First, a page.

Publication
Title
The Valsalva maneuver and Alzheimers disease: is there a link?
Author
Abstract
Recent research findings provide evidence for Alzheimers disease-related changes in brain diseases, such as normal pressure hydrocephalus and traumatic brain injury, and in glaucoma at the level of the retinal ganglion cells. This is a group of diseases that affect central nervous system tissue and are characterized by elevation of intracranial or intraocular pressure and/or local shear stress and strain. This strengthens the possibility that Alzheimer-type changes in these diseases may result at least in part from exposure of central nervous system tissue to elevated mechanical load. As activities or diseases with significant Valsalva effort can generate increased intracranial pressures, we hypothesize that individuals who frequently perform strong Valsalva maneuvers (e.g., long hours of repetitive heavy lifting, sequences of blows during the playing of a wind instrument, forceful and repetitive cough, bearing-down efforts during parturition) may be more susceptible to developing Alzheimers disease. In this paper, we discuss three hypotheses about the mechanisms by which extensive use of the Valsalva maneuver might contribute to the neuropathogenesis of Alzheimers disease: via mechanical stress-induced events in the hippocampus and/or via changes in the secretory process of the choroid plexus and/or via hemodynamic changes in cerebral blood flow. If confirmed, this hypothesis could have implications in clinical practice.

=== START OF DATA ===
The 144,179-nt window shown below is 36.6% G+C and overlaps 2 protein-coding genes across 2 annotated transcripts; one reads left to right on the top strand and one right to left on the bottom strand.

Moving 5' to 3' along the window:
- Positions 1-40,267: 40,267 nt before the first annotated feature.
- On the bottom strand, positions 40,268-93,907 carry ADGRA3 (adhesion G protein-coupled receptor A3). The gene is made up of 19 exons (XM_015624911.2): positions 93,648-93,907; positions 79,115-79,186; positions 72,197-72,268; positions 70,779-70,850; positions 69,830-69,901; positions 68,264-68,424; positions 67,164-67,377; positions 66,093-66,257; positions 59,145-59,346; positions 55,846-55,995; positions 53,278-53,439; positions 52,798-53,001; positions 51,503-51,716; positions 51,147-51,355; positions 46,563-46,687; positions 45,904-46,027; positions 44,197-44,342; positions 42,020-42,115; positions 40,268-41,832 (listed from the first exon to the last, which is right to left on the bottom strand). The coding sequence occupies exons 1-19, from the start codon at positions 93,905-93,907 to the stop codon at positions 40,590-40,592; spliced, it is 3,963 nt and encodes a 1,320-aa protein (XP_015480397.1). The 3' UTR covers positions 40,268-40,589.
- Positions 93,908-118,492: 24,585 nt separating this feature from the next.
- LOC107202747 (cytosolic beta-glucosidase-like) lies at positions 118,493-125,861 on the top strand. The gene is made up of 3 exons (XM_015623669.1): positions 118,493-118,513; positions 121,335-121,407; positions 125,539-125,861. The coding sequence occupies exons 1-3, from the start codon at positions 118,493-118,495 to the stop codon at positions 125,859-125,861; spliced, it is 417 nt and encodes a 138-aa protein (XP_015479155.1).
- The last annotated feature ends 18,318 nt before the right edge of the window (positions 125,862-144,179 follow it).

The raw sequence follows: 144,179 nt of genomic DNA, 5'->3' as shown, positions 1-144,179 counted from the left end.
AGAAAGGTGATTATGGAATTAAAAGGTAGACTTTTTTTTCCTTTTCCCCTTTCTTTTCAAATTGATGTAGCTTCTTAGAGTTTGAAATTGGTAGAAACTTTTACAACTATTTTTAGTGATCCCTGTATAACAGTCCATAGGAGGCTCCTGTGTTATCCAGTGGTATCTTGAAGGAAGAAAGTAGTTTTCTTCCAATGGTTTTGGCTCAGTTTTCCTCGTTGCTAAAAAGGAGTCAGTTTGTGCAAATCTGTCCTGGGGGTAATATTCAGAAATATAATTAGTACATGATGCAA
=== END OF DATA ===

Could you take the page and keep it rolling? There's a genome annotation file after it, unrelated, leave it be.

Language
English
Source (journal)
Current Alzheimer research
Publication
2009
ISSN
1567-2050
Volume/pages
6:1(2009), p. 59-68
ISI
000263286300008
Full text (Publishers DOI)
UAntwerpen
Faculty/Department
Research group
Publication type
Subject
Affiliation
Publications with a UAntwerp address
External links
Web of Science
Record
Identification
Creation 19.02.2009
Last edited 16.05.2017
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